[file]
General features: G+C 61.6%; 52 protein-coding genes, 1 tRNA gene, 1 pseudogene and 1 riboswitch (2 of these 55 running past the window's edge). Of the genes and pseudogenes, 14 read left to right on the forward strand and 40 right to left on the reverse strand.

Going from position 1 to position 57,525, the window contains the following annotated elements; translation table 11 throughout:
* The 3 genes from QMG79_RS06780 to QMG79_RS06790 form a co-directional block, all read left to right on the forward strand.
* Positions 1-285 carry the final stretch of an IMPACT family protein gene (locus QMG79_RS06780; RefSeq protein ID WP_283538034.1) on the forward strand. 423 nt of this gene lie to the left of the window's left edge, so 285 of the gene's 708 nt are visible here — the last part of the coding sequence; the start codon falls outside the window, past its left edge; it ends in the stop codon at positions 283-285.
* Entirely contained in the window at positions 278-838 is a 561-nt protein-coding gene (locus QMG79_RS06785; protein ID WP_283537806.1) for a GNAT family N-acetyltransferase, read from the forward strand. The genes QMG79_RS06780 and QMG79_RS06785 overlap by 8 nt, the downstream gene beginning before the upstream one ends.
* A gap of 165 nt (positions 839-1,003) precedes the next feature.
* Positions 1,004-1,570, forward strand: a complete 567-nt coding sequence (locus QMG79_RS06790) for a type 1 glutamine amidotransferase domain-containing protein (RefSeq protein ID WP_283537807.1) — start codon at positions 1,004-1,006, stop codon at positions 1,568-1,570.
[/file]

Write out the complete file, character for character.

General features: G+C 61.6%; 52 protein-coding genes, 1 tRNA gene, 1 pseudogene and 1 riboswitch (2 of these 55 running past the window's edge). Of the genes and pseudogenes, 14 read left to right on the forward strand and 40 right to left on the reverse strand.

Going from position 1 to position 57,525, the window contains the following annotated elements; translation table 11 throughout:
* The 3 genes from QMG79_RS06780 to QMG79_RS06790 form a co-directional block, all read left to right on the forward strand.
* Positions 1-285 carry the final stretch of an IMPACT family protein gene (locus QMG79_RS06780; RefSeq protein ID WP_283538034.1) on the forward strand. 423 nt of this gene lie to the left of the window's left edge, so 285 of the gene's 708 nt are visible here — the last part of the coding sequence; the start codon falls outside the window, past its left edge; it ends in the stop codon at positions 283-285.
* Entirely contained in the window at positions 278-838 is a 561-nt protein-coding gene (locus QMG79_RS06785; protein ID WP_283537806.1) for a GNAT family N-acetyltransferase, read from the forward strand. The genes QMG79_RS06780 and QMG79_RS06785 overlap by 8 nt, the downstream gene beginning before the upstream one ends.
* A gap of 165 nt (positions 839-1,003) precedes the next feature.
* Positions 1,004-1,570, forward strand: a complete 567-nt coding sequence (locus QMG79_RS06790) for a type 1 glutamine amidotransferase domain-containing protein (RefSeq protein ID WP_283537807.1) — start codon at positions 1,004-1,006, stop codon at positions 1,568-1,570.